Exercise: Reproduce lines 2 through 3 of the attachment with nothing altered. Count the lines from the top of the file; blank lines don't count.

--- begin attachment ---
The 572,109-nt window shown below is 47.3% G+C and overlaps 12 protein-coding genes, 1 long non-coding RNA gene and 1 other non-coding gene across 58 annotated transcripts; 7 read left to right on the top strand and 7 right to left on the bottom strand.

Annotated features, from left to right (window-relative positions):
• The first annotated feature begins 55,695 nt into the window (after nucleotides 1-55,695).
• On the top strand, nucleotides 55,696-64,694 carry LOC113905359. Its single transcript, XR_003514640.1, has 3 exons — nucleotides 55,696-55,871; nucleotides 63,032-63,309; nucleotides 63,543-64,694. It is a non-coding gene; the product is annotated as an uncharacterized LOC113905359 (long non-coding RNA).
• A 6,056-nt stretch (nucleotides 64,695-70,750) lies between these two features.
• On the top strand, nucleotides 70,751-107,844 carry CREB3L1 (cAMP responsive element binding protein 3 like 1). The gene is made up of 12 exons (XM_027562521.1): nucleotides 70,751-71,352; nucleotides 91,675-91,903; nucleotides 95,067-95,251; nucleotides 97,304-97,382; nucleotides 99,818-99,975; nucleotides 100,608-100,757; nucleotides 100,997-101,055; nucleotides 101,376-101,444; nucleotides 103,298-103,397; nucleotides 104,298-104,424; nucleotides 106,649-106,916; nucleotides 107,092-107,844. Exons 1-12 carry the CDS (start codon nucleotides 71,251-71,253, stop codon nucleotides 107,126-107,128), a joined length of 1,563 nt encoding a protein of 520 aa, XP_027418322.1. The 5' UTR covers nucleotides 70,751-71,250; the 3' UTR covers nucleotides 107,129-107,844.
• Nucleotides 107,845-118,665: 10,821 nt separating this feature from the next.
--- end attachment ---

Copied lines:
Annotated features, from left to right (window-relative positions):
• The first annotated feature begins 55,695 nt into the window (after nucleotides 1-55,695).